One of the critical factors emerging that affects gender roles in rice production appears to be the farming system used. There are regions, which use traditional methods in rice farming, but new methods, and technologies are gradually spreading, particularly once other changing factors make their impact, such as changes from subsistence to cash production. Traditional methods, which are very labour intensive, involve the use of non-mechanical and very simple tools such as hoes, cutlasses and sickles. Usually these methods are employed in small fields, and particularly in those cultivated by women. (FAO 1984, Kumar 1985)

There are stories of success where women farmers' needs have been recognised and duly incorporated into rice technology development, for example in post-harvest technology design. Such stories, and the processes undertaken in identifying the gender-differentiated needs can act as models for both decision-makers and technology developers concerned with rice production. For example, in the Philippines, the Agricultural Engineering Division of the International Rice Research Institute (IRRI) designed a small dehulling machine, which became a success. This study was undertaken to look at women's workloads in the village and it was noted that dehulling was the most time-consuming and laborious activity of women's post-harvest duties. The dehulling machine reduced women's time on this activity as it did the same work in a few minutes that earlier had taken several women hours to do by hand. Subsequently, women formed a group to further improve the machine to meet their needs (Mowbray, 1996).

In the development of new technologies for rice production, local perceptions and must often be considered, and sometimes challenged as in the following case. Culture is not “static”, but dynamic; cultural “norms” also change over time depending on other socio-economic factors influencing a community (i.e. changing economy, etc.). A recent IFAD/FAO/FARMESA (1998) study in African countries found that in some communities the physical working position of a woman was indicative of whether or not the woman was perceived as a good worker. Certain tools, which would have made work easier for women were not acceptable by those interviewed, as they gave the impression that the woman using them was lazy. However, this example also indicates the importance of community discussion and the participation of both women and men in technology design and assessment, to indicate constraints to technology development and follow-up adaptation by women and men farmers.

Gendered division of labour in rice farming

Gender roles are the socially, not biologically ascribed roles of women and men, which can vary between different societies and cultures, classes and ages, and throughout different periods in history. Gender-specific roles and responsibilities are often conditioned by household structure, access to resources, and the specific impacts of the global economy, and other locally relevant factors such as ecological conditions (FAO, 1997). An analysis of the gendered division of labour within a household indicates how much time different household members devote to different tasks and why; and how these tasks change according to the season and the time of the day.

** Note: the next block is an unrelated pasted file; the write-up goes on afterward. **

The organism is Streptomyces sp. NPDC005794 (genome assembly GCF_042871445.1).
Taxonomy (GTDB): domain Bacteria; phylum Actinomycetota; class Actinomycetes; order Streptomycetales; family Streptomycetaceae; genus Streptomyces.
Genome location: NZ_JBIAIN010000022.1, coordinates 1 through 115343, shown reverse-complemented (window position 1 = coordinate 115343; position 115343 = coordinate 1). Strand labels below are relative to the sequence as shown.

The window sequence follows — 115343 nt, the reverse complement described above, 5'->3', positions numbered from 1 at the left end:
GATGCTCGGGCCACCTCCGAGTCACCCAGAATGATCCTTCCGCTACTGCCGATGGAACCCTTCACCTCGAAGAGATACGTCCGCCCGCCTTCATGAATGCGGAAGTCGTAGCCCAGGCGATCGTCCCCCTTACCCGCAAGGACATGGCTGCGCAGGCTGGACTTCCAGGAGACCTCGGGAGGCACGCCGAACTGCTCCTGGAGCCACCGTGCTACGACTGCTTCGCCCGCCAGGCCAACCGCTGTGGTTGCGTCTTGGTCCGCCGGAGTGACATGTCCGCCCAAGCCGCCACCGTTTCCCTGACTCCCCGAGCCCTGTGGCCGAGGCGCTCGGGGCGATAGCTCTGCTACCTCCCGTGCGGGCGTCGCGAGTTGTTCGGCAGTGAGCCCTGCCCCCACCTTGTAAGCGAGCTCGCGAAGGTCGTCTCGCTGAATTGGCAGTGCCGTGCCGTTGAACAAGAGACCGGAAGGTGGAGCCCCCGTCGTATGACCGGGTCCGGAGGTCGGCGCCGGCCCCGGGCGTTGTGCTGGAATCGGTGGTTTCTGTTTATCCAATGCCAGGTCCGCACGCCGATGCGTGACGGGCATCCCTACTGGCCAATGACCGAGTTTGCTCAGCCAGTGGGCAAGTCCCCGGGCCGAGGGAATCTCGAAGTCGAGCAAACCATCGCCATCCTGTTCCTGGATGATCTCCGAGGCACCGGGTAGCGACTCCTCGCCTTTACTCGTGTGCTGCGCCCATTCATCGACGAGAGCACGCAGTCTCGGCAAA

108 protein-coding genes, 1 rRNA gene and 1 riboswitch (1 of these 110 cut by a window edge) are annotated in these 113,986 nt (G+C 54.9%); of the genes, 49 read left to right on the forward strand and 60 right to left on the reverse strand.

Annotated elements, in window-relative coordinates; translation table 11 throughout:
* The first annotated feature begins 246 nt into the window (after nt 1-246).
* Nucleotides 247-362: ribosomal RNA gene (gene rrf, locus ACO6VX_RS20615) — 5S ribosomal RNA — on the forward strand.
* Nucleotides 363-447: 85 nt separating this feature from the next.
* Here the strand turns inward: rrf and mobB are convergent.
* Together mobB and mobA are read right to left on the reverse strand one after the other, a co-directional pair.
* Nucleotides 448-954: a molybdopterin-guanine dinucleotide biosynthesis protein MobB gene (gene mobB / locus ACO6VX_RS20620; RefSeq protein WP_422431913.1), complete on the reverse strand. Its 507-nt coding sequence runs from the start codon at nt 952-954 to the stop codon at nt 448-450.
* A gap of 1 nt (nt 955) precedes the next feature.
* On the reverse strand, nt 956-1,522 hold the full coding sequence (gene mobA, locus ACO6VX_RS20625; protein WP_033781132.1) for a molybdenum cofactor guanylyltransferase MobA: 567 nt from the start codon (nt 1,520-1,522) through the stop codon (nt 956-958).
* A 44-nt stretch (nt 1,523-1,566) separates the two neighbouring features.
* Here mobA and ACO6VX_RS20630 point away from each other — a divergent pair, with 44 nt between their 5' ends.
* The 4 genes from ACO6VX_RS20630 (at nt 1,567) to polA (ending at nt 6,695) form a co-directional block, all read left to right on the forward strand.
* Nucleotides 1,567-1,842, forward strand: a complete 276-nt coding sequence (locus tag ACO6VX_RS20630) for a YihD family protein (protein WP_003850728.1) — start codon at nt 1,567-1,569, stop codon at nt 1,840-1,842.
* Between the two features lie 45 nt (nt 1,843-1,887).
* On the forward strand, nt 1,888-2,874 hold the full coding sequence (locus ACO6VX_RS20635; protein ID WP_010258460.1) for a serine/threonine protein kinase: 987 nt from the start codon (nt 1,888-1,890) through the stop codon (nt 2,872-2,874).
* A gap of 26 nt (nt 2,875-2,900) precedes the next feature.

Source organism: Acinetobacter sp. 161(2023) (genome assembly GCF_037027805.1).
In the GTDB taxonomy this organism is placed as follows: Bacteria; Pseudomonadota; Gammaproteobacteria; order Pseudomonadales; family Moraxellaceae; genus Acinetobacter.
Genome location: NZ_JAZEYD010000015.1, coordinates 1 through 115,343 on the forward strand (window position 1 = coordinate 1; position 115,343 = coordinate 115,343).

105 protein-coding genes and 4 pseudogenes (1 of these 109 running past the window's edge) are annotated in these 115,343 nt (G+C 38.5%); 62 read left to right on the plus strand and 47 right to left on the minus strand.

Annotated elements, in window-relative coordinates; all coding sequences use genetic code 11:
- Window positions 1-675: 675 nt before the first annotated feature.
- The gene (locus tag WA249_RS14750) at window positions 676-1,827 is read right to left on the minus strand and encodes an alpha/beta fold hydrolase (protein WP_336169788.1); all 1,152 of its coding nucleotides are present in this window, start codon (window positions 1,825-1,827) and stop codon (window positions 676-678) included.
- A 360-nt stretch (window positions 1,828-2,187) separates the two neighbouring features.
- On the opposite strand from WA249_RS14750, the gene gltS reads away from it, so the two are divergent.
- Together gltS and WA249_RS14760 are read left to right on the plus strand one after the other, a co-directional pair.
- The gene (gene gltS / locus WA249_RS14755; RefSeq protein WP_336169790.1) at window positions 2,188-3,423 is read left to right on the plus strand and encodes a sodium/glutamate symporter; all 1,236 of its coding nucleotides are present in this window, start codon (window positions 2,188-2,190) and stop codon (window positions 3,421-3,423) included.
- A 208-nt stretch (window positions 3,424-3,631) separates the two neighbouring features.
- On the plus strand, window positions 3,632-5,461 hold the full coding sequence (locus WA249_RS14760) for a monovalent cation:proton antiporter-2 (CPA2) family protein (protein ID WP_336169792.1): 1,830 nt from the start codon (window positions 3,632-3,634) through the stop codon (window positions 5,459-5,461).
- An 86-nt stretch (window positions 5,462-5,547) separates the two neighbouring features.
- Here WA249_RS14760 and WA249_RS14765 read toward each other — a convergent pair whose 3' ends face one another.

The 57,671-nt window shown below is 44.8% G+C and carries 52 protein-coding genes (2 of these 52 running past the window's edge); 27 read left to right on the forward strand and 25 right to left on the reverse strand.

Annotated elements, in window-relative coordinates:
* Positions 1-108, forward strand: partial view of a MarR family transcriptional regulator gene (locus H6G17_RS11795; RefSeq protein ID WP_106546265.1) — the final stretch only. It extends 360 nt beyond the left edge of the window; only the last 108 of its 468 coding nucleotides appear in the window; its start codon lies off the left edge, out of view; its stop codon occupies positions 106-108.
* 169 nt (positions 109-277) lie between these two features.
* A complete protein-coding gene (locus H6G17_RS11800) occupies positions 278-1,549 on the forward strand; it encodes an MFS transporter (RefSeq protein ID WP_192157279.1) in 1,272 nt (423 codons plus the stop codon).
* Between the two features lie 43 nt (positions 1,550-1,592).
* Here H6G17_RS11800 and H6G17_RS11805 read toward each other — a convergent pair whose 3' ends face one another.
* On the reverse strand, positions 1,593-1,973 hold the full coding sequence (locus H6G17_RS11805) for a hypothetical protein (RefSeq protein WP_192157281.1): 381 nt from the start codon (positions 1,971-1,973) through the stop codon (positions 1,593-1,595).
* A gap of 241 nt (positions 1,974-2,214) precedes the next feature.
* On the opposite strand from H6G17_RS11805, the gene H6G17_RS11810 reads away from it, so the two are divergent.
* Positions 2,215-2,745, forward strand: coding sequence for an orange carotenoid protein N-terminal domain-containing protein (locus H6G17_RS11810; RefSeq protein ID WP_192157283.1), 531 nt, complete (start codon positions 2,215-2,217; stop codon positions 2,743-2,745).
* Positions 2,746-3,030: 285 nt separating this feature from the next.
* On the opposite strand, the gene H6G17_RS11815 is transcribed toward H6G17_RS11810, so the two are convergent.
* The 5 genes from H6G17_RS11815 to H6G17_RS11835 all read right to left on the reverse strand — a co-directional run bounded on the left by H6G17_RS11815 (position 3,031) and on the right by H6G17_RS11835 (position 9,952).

Women and men farmers' different responsibilities in agricultural production systems, including rice-farming systems, is in part due to the type of local ecosystem and farming system. Rice is typically produced in four ecosystems: irrigated land; rainfed lowland; upland; and deepwater and tidal swamps. Irrigated rice constitutes about half the total harvested area but contributes to more than two-thirds of the total production. All these ecosystems have different requirements and they face different constraints (Riveros 1994). In many areas, activities related to planting, weeding, harvesting and processing of the crop are the domain of women.

Overall, women's involvement in rice farming varies from region to region, and even within regions as shown by an example from West Africa. The percentage of labour supplied by women for rice cultivation varies, from 3% for floating rice cultivation (using animal traction) in Mali, to 80-100% in mangrove swamp rice cultivation in the Gambia and Liberia. In the latter case, women participate in most of the activities and usually undertake post-harvest processing of the crop. (Nyanteng, 1985). In some parts of West Africa, where rice is cultivated on small plots of land for household subsistence needs, the role of women in rice cultivation is critical.

Again in West Africa, in countries like the Gambia and Liberia, there is a clear division of labour between crops according to gender. A case in point is the Gambia, where swamp land farming is completely women's duty. Men cultivate cash crops and their fields are usually larger (FAO, 1984). Also in Mali rice was traditionally grown only by women near the rivers or wetlands (Synnevag, 1997). In much of Africa, women hold the responsibility for producing subsistence food crops for household consumption on their own plot or on the communal household fields.

In almost all rice growing areas of Asia, men traditionally undertake such activities such as land preparation, ploughing, irrigation and field-levelling. Women, on the other hand, are responsible for sowing, transplanting, weeding and crop processing (FAO 1997).